Northwestern Events Calendar

Feb
4
2022

GLOBAL LUNCHBOX | Between Mao and Gandhi: The Social Roots of Civil Resistance — A Conversation with Ches Thurber

When: Friday, February 4, 2022
12:00 PM - 1:00 PM Central

Where: Online

Audience: Faculty/Staff - Student - Public - Post Docs/Docs - Graduate Students

Cost: Free

Contact: Cindy Pingry  

Group: WCCIAS

Category: Global & Civic Engagement, Academic, Lectures & Meetings

Description:

Register for this event:

https://bit.ly/mao-gandhi

Please join us for the Global Lunchbox, a weekly conversation convened by the Weinberg College Center for International and Area Studies at Northwestern University featuring conversations with scholars about their current research on a range of global issues.

Our guest this week will be Ches Thurber, Assistant Professor in the Department of Political Science at Northern Illinois University and author of the new book Between Mao and Gandhi: The Social Roots of Civil Resistance.

About the book

From Eastern Europe to South Africa to the Arab Spring, nonviolent action has proven capable of overthrowing autocratic regimes and bringing about revolutionary political change. How do dissidents come to embrace a nonviolent strategy in the first place? Why do others rule it out in favor of taking up arms? Despite a new wave of attention to the effectiveness and global impact of nonviolent movements, our understanding of their origins and trajectories remains limited. Drawing on cases from Nepal, Syria, India and South Africa, as well as global cross-national data, this book details the processes through which challenger organizations come to embrace or reject civil resistance as a means of capturing state power. It develops a relational theory, showing how the social ties that underpin challenger organizations shape their ability and willingness to attempt regime change using nonviolent means alone.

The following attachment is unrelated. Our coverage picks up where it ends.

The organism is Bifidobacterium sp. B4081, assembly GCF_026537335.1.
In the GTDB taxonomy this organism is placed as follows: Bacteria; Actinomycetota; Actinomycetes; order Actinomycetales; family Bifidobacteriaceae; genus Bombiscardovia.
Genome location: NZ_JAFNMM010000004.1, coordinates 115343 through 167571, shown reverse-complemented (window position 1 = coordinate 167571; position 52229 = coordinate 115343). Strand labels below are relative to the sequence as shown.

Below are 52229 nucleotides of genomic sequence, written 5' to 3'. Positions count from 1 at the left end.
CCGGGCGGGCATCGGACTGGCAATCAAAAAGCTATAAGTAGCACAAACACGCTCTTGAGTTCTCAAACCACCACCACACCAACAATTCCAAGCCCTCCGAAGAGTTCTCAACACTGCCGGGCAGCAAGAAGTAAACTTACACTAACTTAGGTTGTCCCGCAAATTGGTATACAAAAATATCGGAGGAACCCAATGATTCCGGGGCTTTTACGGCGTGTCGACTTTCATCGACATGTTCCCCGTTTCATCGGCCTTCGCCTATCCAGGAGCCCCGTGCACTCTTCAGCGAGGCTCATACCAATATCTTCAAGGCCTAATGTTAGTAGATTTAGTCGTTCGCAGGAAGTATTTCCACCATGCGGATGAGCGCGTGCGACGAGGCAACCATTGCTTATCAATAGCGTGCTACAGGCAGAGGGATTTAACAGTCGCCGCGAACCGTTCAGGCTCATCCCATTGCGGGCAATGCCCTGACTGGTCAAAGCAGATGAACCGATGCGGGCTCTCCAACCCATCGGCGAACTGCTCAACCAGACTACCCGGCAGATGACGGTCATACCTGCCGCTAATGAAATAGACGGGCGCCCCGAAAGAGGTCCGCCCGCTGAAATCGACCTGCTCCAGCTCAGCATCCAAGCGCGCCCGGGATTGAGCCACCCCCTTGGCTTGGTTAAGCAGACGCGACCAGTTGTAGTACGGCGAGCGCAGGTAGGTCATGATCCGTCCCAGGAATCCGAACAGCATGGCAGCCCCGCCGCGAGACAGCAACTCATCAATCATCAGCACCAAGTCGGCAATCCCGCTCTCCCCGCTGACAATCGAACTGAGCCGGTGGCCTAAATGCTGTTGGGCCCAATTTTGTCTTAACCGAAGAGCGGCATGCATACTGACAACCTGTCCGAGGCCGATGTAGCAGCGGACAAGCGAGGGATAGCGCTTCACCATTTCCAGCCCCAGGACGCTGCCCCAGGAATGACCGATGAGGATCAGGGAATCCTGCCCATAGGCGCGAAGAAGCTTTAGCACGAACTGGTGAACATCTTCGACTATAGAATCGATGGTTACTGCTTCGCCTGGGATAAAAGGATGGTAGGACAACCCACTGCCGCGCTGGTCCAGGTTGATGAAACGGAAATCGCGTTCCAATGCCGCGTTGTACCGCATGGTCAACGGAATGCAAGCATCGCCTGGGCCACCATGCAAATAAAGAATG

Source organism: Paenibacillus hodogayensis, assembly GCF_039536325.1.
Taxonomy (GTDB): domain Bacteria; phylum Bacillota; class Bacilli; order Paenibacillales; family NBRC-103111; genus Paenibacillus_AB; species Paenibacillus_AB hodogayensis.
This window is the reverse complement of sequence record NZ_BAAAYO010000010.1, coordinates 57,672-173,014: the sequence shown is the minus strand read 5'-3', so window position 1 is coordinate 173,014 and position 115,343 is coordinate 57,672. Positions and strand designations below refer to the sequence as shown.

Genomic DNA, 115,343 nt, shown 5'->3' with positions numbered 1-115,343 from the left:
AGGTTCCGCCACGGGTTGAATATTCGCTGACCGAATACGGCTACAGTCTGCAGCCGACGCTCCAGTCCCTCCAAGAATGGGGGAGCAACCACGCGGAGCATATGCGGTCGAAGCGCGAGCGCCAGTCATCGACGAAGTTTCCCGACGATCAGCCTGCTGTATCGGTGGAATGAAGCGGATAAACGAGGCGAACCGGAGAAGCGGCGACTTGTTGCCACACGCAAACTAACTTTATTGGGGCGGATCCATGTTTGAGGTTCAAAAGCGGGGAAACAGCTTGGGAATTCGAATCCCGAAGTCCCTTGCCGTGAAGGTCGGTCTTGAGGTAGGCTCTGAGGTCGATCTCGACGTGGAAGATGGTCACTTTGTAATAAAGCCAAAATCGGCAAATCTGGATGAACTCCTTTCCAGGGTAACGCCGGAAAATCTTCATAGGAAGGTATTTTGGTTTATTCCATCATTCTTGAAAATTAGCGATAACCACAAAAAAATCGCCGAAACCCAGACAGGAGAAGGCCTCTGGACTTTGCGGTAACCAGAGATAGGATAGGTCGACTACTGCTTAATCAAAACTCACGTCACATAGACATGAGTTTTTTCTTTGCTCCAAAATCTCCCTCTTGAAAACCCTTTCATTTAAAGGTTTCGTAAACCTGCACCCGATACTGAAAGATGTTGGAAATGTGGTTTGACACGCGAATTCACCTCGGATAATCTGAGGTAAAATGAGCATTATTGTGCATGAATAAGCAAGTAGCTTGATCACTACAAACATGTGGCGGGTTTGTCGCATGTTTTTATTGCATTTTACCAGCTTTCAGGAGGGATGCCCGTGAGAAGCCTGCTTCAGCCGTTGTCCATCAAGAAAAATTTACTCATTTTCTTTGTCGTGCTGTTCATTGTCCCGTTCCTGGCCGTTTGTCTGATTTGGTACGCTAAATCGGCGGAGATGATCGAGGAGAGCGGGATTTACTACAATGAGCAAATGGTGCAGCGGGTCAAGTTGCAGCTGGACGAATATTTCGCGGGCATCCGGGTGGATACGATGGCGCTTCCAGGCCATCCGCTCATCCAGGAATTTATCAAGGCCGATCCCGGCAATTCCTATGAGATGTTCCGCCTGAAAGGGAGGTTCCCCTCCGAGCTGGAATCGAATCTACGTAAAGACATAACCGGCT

Reviews

"In this book, Ches Thurber explores why movements challenging state power adopt violent or nonviolent strategies of resistance. Thurber argues this variation can be traced back to the structure of social networks and connections within which these movements are embedded and provides extensive supporting evidence from Nepal, Syria, and cross-national data. This is a first-rate contribution to answering a fundamentally important question." —Paul Staniland, University of Chicago

"In Between Gandhi and Mao, Thurber takes on a critical question: if nonviolent resistance is more effective, why do many groups still choose armed warfare? Through careful analysis of revolutionary struggles in Nepal and Syria he reveals that movements can only successfully implement nonviolent strategies when there are sufficient social ties among various sectors of the population and the regime. Thurber’s book is theoretically sophisticated, empirically rich, beautifully written, and sheds important light on revolutionaries’ strategic decision-making processes. It marks an important advance by bridging the study of civil war and civil resistance." —Sharon Erickson Nepstad, University of New Mexico

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